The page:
Michael Frayn: Overview

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Editor: Jay P. Pederson
Date: 1996
Publisher: Gale
Document Type: Critical essay
Length: 1,637 words

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Michael Frayn is not an easy writer to categorize. The Tin Men is obviously not SF but witty comedy, school of Waugh; on the other hand, it obviously is SF, as it purports to be written by a computer and satirizes men who behave like computers and are trying to make computers behave like men. When a robot comes to write its own prehistory, it will have to give classic place in its mythology to Macintosh's ethical machines and their struggles on the sinking raft. But the novel is not so much SF itself as an exuberant account of the men who are trying to make our world into an SF dystopia. The great discovery of Macintosh and Goldwasser is that, because all human life is of no purpose other than to provide newspaper headlines and statistics, humans can stop living and let the computers do it for them. Computers can produce newspapers, sports results, pornography, prayers: who needs people? The characteristic inverted logic of Frayn's tin men naturally produces a novelist who begins by writing the blurbs, the potted biography, and the reviews, and only then tries writing the book (formulaically, of course), before capitulating to the superior power of his typewriter keyboard. What The Tin Men itself lacks as a novel is a story worthy of its theme. Admittedly the story, which concerns the opening of the Ethics Wings in a computer research establishment, not by the Queen, as planned but by her stand-in for rehearsals (an ungainly man called Nobbs), illustrates several aspects of the theme of illusion mistaken for reality, but its spirit of low farce inoculates the reader against taking the book seriously. Also, the novel's short-breathed episodic quality—it is really only a series of sketches strung loosely together by a farcical plot—too openly betrays the author's work as a whimsically satiric journalist. The short-breath syndrome is familiar among SF novelists who are really short story writers; in The Tin Men we have an essayist trying to write a novel and not quite succeeding.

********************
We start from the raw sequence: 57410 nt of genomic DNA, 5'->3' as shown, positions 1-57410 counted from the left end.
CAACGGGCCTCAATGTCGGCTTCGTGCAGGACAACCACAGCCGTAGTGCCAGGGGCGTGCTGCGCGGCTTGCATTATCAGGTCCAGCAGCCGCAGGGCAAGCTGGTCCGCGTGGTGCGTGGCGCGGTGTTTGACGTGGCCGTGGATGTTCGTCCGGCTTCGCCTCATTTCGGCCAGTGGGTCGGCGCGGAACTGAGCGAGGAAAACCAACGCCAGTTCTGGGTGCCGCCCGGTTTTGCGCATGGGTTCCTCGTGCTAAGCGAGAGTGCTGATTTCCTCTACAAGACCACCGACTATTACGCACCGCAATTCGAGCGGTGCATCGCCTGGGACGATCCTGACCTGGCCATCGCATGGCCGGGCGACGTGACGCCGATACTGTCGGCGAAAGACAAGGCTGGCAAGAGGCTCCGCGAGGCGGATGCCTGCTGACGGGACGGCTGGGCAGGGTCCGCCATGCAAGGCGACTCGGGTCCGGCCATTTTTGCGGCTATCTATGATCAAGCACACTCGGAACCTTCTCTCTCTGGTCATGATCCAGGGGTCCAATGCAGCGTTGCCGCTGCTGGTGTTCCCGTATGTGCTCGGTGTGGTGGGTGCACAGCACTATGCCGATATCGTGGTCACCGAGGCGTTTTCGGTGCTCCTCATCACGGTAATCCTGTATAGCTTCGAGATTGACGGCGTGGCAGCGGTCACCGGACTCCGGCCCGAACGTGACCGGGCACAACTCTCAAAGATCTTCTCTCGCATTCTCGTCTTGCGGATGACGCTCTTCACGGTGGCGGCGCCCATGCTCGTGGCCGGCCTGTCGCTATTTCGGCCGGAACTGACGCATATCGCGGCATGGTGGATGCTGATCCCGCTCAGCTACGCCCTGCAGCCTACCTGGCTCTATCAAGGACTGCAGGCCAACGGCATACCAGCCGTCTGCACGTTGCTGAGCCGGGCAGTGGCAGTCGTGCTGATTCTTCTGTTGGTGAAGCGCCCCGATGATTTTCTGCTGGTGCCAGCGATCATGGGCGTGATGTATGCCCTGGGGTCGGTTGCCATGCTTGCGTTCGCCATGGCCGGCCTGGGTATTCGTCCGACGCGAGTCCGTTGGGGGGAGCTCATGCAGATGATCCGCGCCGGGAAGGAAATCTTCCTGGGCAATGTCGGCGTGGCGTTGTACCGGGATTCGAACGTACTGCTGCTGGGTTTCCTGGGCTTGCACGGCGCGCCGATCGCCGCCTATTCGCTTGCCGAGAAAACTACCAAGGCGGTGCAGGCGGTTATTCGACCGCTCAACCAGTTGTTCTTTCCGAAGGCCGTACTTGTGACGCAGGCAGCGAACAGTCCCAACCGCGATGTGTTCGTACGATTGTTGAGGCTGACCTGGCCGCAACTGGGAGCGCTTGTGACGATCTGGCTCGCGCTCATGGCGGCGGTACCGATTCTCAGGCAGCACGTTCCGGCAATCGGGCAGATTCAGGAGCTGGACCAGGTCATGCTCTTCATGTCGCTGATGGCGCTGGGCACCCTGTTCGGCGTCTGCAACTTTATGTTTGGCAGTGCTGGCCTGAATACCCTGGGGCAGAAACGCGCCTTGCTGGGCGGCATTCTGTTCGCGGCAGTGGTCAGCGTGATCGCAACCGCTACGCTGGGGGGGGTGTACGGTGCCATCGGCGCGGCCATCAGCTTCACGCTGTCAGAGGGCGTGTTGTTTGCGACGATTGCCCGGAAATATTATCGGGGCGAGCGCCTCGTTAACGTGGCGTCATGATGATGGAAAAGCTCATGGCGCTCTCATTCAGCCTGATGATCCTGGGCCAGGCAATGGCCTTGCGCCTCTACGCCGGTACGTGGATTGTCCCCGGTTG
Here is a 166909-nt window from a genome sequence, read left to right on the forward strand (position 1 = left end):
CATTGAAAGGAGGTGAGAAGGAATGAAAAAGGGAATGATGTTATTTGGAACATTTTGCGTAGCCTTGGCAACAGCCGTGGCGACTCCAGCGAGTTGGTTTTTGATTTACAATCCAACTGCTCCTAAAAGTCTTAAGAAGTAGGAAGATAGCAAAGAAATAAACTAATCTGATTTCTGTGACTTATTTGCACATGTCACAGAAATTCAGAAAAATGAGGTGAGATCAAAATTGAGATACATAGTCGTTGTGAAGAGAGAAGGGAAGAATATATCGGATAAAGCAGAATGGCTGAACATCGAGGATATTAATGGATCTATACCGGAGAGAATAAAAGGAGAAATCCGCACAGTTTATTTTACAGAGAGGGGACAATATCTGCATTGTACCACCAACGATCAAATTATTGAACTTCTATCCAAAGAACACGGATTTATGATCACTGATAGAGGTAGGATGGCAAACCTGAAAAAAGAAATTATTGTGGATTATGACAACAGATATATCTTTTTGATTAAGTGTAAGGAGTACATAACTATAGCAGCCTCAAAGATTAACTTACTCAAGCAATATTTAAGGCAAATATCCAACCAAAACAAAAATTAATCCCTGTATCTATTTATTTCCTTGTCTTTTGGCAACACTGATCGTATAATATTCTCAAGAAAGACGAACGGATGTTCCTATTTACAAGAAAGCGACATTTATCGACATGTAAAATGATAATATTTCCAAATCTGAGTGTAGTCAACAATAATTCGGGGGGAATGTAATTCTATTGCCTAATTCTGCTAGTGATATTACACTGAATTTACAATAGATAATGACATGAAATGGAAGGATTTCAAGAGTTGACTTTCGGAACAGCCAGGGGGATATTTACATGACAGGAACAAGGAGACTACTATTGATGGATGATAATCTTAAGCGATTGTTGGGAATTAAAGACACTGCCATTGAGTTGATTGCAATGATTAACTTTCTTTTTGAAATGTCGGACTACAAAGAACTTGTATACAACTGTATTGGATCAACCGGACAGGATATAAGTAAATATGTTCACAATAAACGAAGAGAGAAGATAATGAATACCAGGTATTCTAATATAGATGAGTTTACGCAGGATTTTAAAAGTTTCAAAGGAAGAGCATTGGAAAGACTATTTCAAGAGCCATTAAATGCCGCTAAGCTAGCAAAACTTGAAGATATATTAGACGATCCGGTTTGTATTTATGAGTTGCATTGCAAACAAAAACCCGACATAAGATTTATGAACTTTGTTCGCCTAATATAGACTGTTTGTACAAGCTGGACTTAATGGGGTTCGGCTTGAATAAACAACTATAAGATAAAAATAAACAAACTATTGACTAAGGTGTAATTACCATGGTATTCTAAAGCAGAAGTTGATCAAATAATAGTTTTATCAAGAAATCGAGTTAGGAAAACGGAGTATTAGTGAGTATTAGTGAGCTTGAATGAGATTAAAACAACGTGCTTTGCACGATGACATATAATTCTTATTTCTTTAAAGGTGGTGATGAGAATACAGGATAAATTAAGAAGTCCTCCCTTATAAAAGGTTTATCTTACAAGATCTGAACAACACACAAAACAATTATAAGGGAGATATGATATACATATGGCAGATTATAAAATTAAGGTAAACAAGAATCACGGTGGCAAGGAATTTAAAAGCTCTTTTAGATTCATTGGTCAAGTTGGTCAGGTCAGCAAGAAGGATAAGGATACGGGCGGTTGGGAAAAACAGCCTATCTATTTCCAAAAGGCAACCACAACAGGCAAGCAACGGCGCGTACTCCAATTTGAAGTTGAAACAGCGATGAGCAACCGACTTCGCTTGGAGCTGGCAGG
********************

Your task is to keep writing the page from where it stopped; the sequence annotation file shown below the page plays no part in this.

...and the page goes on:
A Very Private Life also has a mosaic quality (as indeed does Frayn's stimulating philosophical work, Constructions), but here the small pieces compose a highly satisfactory work of art, one of the most delightful fabulations in the genre. The heroine, Uncumber, begins as a misfit in a society where what the Haves have is privacy: they meet by holovision, as in Asimov's The Naked Sun. Uncumber falls in love with...

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Gale Document Number: GALE|H1420002978